Flying King liquidated

Flying King liquidated

MASERU-FLYING King, the troubled second-hand vehicle agent, is being liquidated and its customers might never get their vehicles.
Court documents seen by thepost reveal that the company is heavily indebted to a shareholder, customers and the Lesotho Revenue Authority (LRA).

Fingers have been pointed at Joel Mohale, the director, who is accused of “recklessly spending money for personal gain and setting up other businesses”.
Mohale is also accused of spending money on dinners with politicians and holidays while the company failed to deliver cars to clients, pay taxes and service its loans.

At the same time, relations between the shareholders have also soured amid scurrilous counter accusations.
Flying King’s troubles appear to have started in 2018 when it failed to pay for the clearance and transportation of clients’ vehicles from Durban to Lesotho.
Flying King owed South Africa’s African Vehicle Clearance Specialist (Avecs) M400 000 for the clearance and transportation of vehicles clients bought from BE Forward in Japan.

Mohale is accused of allowing that debt to accumulate while spending clients’ money on personal projects and financing his lifestyle instead of paying Avecs.
Sometime in mid-2018 Avecs loaned Flying King M400 000 so it could deliver clients’ vehicles. At the same time Kuben Pillay, Avecs’ director, also bought 51 percent of Flying King in a deal that was supposed to salvage the company.

Court documents however show that Mohale remained the Flying King’s managing director and was in charge of its finances.
The loan doesn’t seem to have helped Flying King for long because it continued to struggle to pay Avecs.
In court papers filed earlier this year Pillay says Mohale continued using the clients’ money instead of paying Avecs.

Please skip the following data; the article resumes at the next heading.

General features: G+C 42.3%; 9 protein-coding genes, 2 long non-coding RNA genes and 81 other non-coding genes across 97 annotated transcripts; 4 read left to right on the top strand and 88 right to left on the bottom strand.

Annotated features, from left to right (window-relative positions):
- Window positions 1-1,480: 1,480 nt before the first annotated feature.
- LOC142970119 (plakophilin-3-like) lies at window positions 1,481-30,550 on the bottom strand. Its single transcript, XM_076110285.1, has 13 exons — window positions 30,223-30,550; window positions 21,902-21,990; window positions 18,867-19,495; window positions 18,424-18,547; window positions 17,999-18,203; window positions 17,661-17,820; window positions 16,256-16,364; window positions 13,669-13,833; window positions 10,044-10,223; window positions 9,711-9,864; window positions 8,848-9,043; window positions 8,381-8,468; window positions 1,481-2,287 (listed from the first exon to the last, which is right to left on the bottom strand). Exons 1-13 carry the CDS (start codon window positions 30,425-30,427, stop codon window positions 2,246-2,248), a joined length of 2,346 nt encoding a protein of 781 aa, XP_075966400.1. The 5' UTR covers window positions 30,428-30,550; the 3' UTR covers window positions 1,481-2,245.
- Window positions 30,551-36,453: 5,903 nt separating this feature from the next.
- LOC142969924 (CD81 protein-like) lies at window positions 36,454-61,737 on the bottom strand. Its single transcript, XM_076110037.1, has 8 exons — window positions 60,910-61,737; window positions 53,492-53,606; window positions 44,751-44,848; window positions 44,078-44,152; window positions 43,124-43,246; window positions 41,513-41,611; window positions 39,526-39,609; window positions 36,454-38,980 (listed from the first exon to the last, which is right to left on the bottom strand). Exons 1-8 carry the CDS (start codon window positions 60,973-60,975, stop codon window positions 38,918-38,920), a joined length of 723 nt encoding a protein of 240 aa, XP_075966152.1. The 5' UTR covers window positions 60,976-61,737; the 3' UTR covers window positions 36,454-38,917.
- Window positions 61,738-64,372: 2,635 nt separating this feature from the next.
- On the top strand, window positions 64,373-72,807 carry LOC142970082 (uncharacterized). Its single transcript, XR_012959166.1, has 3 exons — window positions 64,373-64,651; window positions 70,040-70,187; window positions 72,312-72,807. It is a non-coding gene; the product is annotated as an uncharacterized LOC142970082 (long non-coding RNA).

Pillay said Flying King’s debt to Avecs increased to a staggering M1.7 million and Mohale was not cooperative when he asked to meet him.
The allegations are contained in Pillay’s urgent High Court application to put Flying King under judicial management.
He told the court that the company had potential but Mohale was destroying it with his reckless expenditure and mismanagement.

Pillay said he worried that if the trend continued the company might end up owing hundreds of clients and millions to the revenue authority.
Advocate Neil Fraser, who was appointed judicial manager, is however said to have failed to get Flying King’s financial records from Mohale.
Frustrated, Advocate Fraser applied for a liquidation order which was granted. He is now planning a meeting with the company’s creditors in January.

The liquidation could provide little solace for clients who have spent months waiting for Flying King to deliver their vehicles. With Flying King almost insolvent, it is highly unlikely that the customers will recover much of what they gave the company.
In the meantime, the fight between Pillay and Mohale has escalated. Pillay accuses Mohale of opening another company to compete with Flying King.

He says Mohale used Flying King’s money to start HMR Transport & Logistics with Donald Monethi.
thepost has seen an invoice that Mohale issued to a client under Flying King’s name but with HMR’s banking details.
Pillay says Mohale did this while he was Flying King’s managing director.
An auditor who analysed Flying King’s finances at Pillay’s behest found that M4 million could not be accounted for.

The audit also identified incidences of “misappropriation of company assets” and use of company money to buy personal vehicles. Taxes had not been paid and financial records were not kept, the auditor noted.
The audit shows that Flying King was a thriving company being hamstrung by fraud and mismanagement.

In 2018, for instance, the company had M26 million in turnover which increased to nearly M30 million the following year. Yet it was not paying its loans, taxes and suppliers.